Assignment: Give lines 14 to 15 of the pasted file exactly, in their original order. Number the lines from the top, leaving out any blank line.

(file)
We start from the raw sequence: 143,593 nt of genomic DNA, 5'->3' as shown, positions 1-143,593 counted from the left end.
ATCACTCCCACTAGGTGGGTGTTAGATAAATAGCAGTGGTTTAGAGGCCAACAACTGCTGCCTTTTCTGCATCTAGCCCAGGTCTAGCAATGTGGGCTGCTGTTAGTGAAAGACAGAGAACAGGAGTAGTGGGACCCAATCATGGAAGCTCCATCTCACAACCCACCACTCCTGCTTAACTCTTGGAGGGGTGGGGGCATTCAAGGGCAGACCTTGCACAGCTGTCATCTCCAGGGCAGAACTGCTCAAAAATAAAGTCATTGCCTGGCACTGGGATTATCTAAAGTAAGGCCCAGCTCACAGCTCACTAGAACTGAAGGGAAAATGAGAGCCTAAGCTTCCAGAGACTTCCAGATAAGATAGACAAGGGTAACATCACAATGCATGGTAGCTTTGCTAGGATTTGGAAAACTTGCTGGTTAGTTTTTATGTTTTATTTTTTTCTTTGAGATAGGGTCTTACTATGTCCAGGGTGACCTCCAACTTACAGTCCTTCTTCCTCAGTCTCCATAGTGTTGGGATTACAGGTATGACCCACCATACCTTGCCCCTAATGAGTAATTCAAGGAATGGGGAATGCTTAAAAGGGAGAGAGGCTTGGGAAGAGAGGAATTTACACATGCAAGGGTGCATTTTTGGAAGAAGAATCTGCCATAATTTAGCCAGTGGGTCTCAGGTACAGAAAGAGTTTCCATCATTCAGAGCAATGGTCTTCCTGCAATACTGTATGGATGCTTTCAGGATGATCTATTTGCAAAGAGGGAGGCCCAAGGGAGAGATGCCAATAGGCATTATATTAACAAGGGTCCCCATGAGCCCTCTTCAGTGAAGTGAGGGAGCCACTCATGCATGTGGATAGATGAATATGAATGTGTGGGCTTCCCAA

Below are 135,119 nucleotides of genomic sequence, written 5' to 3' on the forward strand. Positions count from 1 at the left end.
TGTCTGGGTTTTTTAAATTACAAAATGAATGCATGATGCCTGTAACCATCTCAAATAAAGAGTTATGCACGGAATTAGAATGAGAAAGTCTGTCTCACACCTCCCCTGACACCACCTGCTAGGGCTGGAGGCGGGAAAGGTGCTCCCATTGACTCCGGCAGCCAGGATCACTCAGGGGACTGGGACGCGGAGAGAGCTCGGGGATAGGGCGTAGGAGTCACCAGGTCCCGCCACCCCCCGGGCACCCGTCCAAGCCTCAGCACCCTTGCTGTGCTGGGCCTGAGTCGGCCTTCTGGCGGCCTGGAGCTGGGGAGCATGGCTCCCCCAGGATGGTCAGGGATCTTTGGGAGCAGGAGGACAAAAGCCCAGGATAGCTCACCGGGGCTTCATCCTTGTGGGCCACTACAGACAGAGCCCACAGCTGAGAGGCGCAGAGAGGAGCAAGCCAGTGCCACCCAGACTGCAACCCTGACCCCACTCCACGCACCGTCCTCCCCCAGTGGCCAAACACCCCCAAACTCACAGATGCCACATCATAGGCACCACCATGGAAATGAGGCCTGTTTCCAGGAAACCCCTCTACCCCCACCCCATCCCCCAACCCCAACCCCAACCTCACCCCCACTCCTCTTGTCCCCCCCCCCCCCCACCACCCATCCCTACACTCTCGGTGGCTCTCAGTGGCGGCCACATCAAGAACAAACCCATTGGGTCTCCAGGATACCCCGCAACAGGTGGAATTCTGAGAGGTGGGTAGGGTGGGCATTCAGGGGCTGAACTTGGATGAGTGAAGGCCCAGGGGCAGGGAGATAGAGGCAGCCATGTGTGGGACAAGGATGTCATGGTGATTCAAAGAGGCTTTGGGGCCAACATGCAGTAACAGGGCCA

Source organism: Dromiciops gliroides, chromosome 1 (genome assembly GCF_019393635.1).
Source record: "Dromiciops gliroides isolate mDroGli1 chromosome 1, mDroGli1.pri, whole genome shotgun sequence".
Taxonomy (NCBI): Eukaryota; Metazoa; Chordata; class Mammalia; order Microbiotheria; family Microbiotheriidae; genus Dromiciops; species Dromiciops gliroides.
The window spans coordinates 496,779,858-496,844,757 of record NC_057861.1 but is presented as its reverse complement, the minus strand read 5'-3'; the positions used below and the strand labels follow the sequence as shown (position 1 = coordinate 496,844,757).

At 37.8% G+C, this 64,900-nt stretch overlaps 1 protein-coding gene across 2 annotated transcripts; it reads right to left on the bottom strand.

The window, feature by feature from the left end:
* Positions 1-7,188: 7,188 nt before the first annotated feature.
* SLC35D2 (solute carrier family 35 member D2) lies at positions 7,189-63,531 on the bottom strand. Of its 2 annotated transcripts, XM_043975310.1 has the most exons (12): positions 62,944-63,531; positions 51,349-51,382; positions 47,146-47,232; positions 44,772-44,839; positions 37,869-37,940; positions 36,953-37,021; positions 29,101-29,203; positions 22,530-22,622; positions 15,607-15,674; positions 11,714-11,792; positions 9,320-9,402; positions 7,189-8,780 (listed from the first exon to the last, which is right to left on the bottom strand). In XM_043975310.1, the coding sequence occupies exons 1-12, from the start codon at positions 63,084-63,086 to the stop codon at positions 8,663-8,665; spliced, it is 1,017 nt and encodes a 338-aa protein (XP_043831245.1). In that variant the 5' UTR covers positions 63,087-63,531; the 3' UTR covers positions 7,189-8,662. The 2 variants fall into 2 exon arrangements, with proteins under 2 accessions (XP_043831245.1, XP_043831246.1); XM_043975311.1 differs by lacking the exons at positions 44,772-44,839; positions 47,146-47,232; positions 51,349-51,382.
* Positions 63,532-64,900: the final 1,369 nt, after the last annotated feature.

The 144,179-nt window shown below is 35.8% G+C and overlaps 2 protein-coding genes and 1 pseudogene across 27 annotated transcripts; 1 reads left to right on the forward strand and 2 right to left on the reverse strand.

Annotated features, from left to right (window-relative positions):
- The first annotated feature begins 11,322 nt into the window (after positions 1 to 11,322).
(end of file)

The 144,179-nt window shown below is 35.8% G+C and overlaps 2 protein-coding genes and 1 pseudogene across 27 annotated transcripts; 1 reads left to right on the forward strand and 2 right to left on the reverse strand.

Annotated features, from left to right (window-relative positions):